At some point during my downward spiral, I pulled my head out of my work long enough to notice members of 'The Court' were usually at one another's desks chatting, while myself and others were hard at work for a full eight hours. When I had realized this, it seemed only fitting to deem us ‘the peasants’. Those not welcome in the circle of 'The Court' looked classically ‘nerdy’. I didn’t really like to use that term because I was a total math nerd, but my other coworkers were not a motley crew. They all wore big black-rimmed acetate glasses, had pocket protectors or a pencil stuck behind the ear, and tended to dress in plain but respectable clothing. ‘The Court’ on the other hand wore sleek-bodied designer suits in colors that suited their skin-tones with complimentary ties, shoes, or scarves. I dressed the same as them, thanks to my years as a model, but I definitely wasn’t one of them.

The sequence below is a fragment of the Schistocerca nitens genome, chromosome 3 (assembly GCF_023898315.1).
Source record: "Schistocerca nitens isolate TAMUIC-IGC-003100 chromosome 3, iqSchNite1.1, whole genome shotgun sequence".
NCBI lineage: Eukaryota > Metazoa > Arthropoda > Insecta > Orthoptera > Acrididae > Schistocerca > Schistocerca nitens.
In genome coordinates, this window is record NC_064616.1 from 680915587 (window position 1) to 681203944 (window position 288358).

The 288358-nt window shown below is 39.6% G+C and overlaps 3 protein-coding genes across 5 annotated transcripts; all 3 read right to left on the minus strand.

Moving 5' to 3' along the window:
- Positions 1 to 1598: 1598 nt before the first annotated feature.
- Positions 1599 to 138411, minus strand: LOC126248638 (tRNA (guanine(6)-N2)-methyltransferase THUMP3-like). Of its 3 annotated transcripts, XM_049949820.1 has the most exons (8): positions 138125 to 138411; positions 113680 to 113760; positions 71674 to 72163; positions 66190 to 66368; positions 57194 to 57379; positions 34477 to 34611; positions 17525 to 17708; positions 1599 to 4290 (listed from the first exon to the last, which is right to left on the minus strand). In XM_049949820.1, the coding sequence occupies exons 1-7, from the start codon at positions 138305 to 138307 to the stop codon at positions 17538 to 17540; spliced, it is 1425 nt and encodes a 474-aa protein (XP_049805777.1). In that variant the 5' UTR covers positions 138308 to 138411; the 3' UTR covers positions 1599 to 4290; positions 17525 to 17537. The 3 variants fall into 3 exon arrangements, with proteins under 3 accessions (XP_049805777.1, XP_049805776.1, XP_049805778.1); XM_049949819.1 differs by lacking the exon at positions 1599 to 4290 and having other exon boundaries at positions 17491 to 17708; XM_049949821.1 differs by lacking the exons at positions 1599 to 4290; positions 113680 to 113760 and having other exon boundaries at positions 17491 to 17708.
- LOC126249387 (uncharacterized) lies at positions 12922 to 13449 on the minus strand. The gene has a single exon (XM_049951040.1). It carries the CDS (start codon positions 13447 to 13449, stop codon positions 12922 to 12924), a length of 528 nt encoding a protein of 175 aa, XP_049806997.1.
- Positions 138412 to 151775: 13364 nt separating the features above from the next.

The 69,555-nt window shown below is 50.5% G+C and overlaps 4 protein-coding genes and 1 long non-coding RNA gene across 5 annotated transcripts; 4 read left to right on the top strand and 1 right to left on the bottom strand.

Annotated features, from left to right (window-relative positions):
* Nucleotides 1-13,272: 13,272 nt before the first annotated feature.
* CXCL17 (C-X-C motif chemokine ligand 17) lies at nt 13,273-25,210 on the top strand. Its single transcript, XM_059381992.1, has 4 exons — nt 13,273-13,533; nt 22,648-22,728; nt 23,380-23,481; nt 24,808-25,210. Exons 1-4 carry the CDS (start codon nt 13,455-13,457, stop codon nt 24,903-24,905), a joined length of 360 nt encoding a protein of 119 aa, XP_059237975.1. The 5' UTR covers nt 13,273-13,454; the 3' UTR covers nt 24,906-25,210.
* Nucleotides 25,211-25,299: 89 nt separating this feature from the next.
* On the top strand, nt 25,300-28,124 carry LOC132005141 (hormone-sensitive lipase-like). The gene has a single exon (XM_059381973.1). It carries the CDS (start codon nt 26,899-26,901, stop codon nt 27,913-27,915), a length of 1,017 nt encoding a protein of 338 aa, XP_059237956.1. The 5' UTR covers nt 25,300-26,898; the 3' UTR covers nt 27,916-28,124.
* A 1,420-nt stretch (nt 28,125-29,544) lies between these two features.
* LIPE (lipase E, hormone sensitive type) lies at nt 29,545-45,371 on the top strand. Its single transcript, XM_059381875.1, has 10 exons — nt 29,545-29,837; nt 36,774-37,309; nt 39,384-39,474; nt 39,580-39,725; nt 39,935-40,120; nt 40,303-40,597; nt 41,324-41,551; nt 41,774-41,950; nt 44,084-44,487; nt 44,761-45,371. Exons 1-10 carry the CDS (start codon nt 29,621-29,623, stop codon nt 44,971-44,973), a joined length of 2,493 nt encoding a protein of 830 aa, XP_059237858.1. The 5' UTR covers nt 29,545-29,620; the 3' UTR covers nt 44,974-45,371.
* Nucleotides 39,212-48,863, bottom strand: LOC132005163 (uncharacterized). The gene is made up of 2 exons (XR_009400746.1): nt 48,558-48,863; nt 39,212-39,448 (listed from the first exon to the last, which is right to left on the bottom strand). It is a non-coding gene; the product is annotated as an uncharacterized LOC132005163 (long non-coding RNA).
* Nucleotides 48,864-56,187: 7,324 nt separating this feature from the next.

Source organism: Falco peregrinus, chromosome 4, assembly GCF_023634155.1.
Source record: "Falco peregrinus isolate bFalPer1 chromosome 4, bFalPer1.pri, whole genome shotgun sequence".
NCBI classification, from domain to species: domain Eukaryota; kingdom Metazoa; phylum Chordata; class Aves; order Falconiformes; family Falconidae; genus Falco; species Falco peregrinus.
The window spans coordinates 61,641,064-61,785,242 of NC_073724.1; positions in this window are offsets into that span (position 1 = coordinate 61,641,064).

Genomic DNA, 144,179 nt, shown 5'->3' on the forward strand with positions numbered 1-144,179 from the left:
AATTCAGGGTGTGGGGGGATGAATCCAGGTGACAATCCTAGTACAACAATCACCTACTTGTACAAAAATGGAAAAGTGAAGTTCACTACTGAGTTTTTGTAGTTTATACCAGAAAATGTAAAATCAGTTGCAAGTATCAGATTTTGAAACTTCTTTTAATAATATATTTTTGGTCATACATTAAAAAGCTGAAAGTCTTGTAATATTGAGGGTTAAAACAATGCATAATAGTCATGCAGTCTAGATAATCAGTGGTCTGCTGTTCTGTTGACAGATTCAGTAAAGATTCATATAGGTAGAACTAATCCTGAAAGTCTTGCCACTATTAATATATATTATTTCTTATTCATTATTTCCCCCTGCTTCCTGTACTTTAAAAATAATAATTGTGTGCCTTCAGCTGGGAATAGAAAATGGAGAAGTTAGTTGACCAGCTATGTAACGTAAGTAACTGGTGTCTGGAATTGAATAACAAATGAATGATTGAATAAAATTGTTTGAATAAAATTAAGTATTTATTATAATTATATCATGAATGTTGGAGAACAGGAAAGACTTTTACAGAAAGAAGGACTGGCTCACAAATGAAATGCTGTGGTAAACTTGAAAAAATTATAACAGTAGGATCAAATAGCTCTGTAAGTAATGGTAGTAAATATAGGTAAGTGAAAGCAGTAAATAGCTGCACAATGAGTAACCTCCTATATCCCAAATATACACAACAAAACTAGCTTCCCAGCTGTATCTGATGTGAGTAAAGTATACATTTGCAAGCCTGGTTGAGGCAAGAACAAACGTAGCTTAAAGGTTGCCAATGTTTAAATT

This backward progression in my career continued until one day Jenny came to my cubicle and asked to speak with me. I knew in my gut this was going to be bad, especially when I saw Aidan and Jenny’s boss waiting in the conference room. The conversation went as expected. My performance was bad, I needed to do better, they had such high hopes for me. All the standard lines, which I mostly tuned out. The entire time my gaze kept sliding to Aidan. He was keeping a placid face, but that was more telling than he knew. He had damaged my work reputation on purpose, and sitting in this meeting, one that I didn’t really belong in, made me see red. I could honestly feel the heat rushing to my brain, and I so desperately wanted to lash out and ruin Aidan’s reputation along with mine. I had observed enough of ‘The Court’s’ antics to know that I had the ability to blackmail them.